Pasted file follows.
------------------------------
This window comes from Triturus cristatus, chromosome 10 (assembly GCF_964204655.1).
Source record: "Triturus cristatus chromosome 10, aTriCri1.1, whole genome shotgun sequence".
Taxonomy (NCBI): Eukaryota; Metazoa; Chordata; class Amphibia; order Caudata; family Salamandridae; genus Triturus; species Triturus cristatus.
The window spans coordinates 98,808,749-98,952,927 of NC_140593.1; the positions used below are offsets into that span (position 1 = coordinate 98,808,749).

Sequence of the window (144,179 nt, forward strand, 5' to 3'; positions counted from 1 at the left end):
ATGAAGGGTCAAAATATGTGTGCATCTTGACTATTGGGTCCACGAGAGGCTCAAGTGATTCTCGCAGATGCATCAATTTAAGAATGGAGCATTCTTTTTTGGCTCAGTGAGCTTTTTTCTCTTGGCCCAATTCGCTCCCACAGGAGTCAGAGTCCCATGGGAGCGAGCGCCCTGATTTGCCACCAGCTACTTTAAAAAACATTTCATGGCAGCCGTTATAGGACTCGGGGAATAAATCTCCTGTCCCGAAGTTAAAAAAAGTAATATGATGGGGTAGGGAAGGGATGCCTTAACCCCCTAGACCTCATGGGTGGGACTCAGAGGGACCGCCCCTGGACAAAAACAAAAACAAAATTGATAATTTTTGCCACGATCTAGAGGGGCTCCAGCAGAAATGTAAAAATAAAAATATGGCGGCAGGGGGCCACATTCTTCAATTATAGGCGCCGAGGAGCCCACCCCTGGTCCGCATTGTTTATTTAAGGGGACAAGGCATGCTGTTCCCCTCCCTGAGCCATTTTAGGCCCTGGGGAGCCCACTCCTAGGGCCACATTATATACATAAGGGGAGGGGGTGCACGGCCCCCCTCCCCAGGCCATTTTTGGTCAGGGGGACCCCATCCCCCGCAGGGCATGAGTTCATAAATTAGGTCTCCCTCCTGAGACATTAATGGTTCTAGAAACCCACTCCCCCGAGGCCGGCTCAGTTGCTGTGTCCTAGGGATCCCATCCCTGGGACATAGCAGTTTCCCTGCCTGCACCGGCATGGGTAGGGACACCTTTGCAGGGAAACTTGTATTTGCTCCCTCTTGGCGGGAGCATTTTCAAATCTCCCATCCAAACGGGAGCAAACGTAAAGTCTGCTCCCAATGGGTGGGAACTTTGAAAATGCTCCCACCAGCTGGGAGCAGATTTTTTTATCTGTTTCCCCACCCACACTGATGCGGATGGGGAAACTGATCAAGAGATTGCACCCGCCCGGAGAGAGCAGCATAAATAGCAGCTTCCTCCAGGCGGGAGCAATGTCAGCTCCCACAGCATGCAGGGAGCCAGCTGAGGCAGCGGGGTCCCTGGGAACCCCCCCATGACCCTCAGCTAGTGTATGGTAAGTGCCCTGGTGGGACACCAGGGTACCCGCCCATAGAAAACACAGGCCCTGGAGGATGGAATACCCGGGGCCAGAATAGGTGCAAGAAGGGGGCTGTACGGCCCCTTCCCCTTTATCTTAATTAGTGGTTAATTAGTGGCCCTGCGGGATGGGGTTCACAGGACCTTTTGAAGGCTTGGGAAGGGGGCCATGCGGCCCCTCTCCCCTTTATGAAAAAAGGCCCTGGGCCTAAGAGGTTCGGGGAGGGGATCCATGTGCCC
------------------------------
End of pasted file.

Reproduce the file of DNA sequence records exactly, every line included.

This window comes from Triturus cristatus, chromosome 10 (assembly GCF_964204655.1).
Source record: "Triturus cristatus chromosome 10, aTriCri1.1, whole genome shotgun sequence".
Taxonomy (NCBI): Eukaryota; Metazoa; Chordata; class Amphibia; order Caudata; family Salamandridae; genus Triturus; species Triturus cristatus.
The window spans coordinates 98,808,749-98,952,927 of NC_140593.1; the positions used below are offsets into that span (position 1 = coordinate 98,808,749).

Sequence of the window (144,179 nt, forward strand, 5' to 3'; positions counted from 1 at the left end):
ATGAAGGGTCAAAATATGTGTGCATCTTGACTATTGGGTCCACGAGAGGCTCAAGTGATTCTCGCAGATGCATCAATTTAAGAATGGAGCATTCTTTTTTGGCTCAGTGAGCTTTTTTCTCTTGGCCCAATTCGCTCCCACAGGAGTCAGAGTCCCATGGGAGCGAGCGCCCTGATTTGCCACCAGCTACTTTAAAAAACATTTCATGGCAGCCGTTATAGGACTCGGGGAATAAATCTCCTGTCCCGAAGTTAAAAAAAGTAATATGATGGGGTAGGGAAGGGATGCCTTAACCCCCTAGACCTCATGGGTGGGACTCAGAGGGACCGCCCCTGGACAAAAACAAAAACAAAATTGATAATTTTTGCCACGATCTAGAGGGGCTCCAGCAGAAATGTAAAAATAAAAATATGGCGGCAGGGGGCCACATTCTTCAATTATAGGCGCCGAGGAGCCCACCCCTGGTCCGCATTGTTTATTTAAGGGGACAAGGCATGCTGTTCCCCTCCCTGAGCCATTTTAGGCCCTGGGGAGCCCACTCCTAGGGCCACATTATATACATAAGGGGAGGGGGTGCACGGCCCCCCTCCCCAGGCCATTTTTGGTCAGGGGGACCCCATCCCCCGCAGGGCATGAGTTCATAAATTAGGTCTCCCTCCTGAGACATTAATGGTTCTAGAAACCCACTCCCCCGAGGCCGGCTCAGTTGCTGTGTCCTAGGGATCCCATCCCTGGGACATAGCAGTTTCCCTGCCTGCACCGGCATGGGTAGGGACACCTTTGCAGGGAAACTTGTATTTGCTCCCTCTTGGCGGGAGCATTTTCAAATCTCCCATCCAAACGGGAGCAAACGTAAAGTCTGCTCCCAATGGGTGGGAACTTTGAAAATGCTCCCACCAGCTGGGAGCAGATTTTTTTATCTGTTTCCCCACCCACACTGATGCGGATGGGGAAACTGATCAAGAGATTGCACCCGCCCGGAGAGAGCAGCATAAATAGCAGCTTCCTCCAGGCGGGAGCAATGTCAGCTCCCACAGCATGCAGGGAGCCAGCTGAGGCAGCGGGGTCCCTGGGAACCCCCCCATGACCCTCAGCTAGTGTATGGTAAGTGCCCTGGTGGGACACCAGGGTACCCGCCCATAGAAAACACAGGCCCTGGAGGATGGAATACCCGGGGCCAGAATAGGTGCAAGAAGGGGGCTGTACGGCCCCTTCCCCTTTATCTTAATTAGTGGTTAATTAGTGGCCCTGCGGGATGGGGTTCACAGGACCTTTTGAAGGCTTGGGAAGGGGGCCATGCGGCCCCTCTCCCCTTTATGAAAAAAGGCCCTGGGCCTAAGAGGTTCGGGGAGGGGATCCATGTGCCC